In the region of Lazio in Italy a grilled chicken is prepared called pollo alla diavolo, chicken devil-style, meaning it uses black pepper or chile for a piquant taste. But one should understand that an Italian cook's conception of piquant is very mild compared to an American familiar with, say, Mexican food. The name of this recipe, said to have originated in Rome, is applied to two very different methods. In Rome and Florence (in Lazio and Tuscany, respectively) cooks like to coat the chicken with olive oil, lemon juice, and lots of black pepper before grilling; hence the name alla diavolo, or hot as the devil. In southern Italy the use of dried chile is more common and the chicken is marinated in white wine and sage and then grilled and served with salt and pepper.

In either case, the common technique is to split the chicken open down the middle of the back, spread it out, and flatten it by heavy pounding on the breast with the side of a cleaver or a mallet. This is called spatchcocking. The chicken must be basted constantly with butter or olive oil so that it doesn’t dry out. When finished, it has an appetizing golden-brown sheen.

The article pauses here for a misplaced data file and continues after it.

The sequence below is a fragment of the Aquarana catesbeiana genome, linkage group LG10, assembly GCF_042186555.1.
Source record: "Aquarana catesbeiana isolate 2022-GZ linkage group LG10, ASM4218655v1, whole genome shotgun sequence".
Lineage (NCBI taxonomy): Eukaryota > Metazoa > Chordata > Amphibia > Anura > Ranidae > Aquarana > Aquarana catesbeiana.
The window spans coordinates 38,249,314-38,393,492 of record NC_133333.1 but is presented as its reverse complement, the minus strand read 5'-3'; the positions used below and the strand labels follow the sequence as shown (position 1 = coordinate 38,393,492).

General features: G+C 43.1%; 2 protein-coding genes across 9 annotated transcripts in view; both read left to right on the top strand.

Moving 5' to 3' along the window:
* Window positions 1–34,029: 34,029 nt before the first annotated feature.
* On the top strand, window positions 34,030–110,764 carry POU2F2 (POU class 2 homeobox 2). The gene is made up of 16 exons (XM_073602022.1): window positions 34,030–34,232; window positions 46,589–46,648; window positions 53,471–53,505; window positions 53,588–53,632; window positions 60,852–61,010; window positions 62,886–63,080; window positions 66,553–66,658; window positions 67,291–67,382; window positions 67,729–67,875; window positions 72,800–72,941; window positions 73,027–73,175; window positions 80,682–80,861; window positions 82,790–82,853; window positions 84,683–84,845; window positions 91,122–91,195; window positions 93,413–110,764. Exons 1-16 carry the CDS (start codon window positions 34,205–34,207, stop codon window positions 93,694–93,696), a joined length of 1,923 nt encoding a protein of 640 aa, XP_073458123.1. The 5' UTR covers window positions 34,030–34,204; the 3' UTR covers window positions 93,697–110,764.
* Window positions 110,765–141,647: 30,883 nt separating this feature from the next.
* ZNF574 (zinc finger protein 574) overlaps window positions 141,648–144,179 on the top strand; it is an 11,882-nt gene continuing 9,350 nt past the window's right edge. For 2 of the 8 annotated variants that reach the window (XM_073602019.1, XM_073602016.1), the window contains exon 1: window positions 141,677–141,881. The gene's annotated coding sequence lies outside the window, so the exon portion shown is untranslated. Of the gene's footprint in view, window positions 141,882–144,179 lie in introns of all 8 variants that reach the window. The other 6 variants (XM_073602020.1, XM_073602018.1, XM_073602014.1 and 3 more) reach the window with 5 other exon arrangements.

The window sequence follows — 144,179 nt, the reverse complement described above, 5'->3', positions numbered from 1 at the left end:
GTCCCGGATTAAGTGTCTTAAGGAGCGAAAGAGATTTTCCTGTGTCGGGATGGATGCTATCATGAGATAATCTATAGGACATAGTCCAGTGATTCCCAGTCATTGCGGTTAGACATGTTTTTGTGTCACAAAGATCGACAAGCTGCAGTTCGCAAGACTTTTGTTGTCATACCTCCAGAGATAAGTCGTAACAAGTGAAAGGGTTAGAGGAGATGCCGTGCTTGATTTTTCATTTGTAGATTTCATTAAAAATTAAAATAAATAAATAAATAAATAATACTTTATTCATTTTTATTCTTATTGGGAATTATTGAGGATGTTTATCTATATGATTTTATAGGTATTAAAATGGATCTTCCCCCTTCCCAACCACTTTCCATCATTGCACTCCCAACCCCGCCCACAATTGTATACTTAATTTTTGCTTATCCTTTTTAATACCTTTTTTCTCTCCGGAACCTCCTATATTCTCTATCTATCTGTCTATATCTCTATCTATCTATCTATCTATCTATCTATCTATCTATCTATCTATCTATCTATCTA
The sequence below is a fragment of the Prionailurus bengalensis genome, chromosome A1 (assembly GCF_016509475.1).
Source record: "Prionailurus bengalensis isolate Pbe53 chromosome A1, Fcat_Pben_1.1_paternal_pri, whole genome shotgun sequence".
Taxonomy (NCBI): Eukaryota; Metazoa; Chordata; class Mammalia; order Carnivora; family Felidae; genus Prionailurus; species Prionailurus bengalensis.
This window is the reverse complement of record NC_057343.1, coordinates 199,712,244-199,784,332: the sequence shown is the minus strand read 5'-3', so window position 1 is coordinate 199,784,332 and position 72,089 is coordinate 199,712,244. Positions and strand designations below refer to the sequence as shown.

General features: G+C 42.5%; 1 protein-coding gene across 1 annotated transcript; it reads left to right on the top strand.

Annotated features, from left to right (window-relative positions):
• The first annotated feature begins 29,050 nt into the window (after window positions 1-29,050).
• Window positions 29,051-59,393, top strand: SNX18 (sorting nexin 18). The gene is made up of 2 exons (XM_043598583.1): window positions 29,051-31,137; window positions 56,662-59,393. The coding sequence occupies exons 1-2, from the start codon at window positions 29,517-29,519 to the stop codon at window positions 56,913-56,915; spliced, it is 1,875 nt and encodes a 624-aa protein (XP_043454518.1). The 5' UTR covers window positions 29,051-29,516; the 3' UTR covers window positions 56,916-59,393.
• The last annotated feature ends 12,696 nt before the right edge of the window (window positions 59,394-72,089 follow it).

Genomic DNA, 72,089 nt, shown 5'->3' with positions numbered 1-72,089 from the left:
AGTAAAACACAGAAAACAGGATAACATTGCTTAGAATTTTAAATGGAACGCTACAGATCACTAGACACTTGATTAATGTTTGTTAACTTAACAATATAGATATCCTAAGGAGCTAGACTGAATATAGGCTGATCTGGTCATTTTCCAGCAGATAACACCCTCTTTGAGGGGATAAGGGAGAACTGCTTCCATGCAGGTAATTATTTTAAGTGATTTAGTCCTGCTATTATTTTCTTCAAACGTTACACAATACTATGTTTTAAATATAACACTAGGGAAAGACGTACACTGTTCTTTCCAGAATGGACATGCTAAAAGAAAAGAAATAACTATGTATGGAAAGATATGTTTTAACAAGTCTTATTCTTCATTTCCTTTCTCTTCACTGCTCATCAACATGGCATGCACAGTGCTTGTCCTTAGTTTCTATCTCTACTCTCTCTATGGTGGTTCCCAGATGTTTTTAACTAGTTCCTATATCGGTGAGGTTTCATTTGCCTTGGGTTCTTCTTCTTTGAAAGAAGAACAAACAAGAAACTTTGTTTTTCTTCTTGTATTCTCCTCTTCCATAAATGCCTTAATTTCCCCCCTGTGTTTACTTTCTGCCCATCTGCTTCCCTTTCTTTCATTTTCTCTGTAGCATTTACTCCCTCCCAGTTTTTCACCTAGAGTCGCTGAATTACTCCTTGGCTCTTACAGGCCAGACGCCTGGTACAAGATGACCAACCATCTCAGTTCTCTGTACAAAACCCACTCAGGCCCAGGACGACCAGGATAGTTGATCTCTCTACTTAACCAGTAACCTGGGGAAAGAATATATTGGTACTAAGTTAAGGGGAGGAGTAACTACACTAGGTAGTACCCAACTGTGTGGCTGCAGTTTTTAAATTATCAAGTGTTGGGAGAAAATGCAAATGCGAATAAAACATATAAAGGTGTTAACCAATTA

Wednesday, August 5, 2009

The Imam Fainted

In my continuing celebration of the tenth anniversary of the publication of A MEDITERRANEAN FEAST I'd like to go back to an old favorite of Turkish cuisine, the Imam Fainted. The imam fainted, imam bayildi, is the name of one of the most famous of Turkish zeytinyağlı dishes (olive oil foods). It may have medieval roots, if we consider that the zeytinyağlı dishes, which are usually eaten cold, fit the prescriptions of the dietetic theory of humors that was the basis for medical theory at that time. It was customary to eat cold and moist foods in the summer during medieval times because that counteracted the hot dry humor of summer that caused an increase in bile, so the Galenic theory stated. Visit the recipe here for more on the dish and a recipe fro preparing it.
[Photo: The Bosphorus Restaurant, Winter Park, Florida]

Monday, August 3, 2009

Summer Grill: Lamb and Cherries

There is a special kind of cherry found around Aleppo in Syria known as St. Lucie's cherry (Prunus mahaleb L.), which is a small, bitter, crimson-colored black cherry. The cherries are used in a popular preparation from Aleppo called, simply enough, kabab bi'l-karaz, kebabs with cherries. You can use either canned sour cherries or any fresh pitted cherries. This recipe is a version in which the lamb meat is ground first as kafta. The difference between kafta and kebab is that both can be skewered and grilled but kafta is ground meat and kebabs are chunks of meat. The picture is of kafta in Morocco.